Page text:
Boffins Unite to Probe High Sugar Grasses

Article excerpt

TEAMS of scientists from five European countries have joined forces to carry out an ambitious programme of research on the latest 'high sugar' grasses and their future role in livestock farming.

Staff at the Institute of Grassland and Environmental Research, Aberystwyth, are co-ordinating the four-year programme, which is financed by a prestigious research grant from the European Union, worth 1.7 million Euros.

Pilot studies have linked the grasses with a striking combination of economic and environmental benefits, including production benefits and a reduction in some forms of pollution.

As a result, many think they have an important part to play in the move towards more sustainable forms of animal production.

With this in mind, scientists from IGER and leading centres in Germany, Ireland, Norway and Sweden, are working together to establish the best way to grow and use the grasses.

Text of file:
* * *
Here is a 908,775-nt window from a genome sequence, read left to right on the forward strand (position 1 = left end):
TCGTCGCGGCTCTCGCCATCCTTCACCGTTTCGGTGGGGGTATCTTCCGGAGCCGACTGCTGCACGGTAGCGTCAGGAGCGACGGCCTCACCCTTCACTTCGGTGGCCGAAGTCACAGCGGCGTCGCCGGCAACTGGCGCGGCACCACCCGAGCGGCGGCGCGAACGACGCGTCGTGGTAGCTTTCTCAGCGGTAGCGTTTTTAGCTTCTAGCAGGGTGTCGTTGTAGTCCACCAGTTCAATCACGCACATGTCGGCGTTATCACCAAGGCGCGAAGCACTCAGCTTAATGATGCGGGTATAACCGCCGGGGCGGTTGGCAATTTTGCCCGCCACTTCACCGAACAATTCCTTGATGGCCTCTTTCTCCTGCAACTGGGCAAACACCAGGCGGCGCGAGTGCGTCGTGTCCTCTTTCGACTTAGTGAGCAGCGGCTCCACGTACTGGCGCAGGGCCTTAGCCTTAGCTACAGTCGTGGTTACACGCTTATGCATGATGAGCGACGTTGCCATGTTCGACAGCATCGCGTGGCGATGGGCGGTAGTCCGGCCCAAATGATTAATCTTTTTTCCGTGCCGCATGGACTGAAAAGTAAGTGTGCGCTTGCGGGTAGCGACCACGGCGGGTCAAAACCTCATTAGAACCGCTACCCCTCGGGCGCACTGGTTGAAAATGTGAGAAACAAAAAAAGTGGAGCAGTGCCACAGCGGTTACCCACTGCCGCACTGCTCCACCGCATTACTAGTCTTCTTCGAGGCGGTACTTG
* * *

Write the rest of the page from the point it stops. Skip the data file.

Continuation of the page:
IGER has a distinguished record of breeding high sugar grasses, and some of its own varieties (now commercially avaiable through partner company, Germinal Holdings Ltd), will feature prominently in the research, together with other locally-adapted mainland European varieties.

"The SweetGrass programme is particularly exciting because it shows that high sugar grasses are attracting interest, not just in the United Kingdom, but right across northern Europe," said Professor Mike Theodorou, who co-ordinates the programme and leads IGER's contribution.

The appeal of the new grasses lies in their effects on livestock nutrition. "We've shown that, when animals eat sweet grasses, they are able to use the protein in their diet more efficiently," expained Prof Theodorou.

"The upshot is that more of the protein finds its way into milk or meat, while less ends up being excreted in the form of nitrogen in dung and urine. …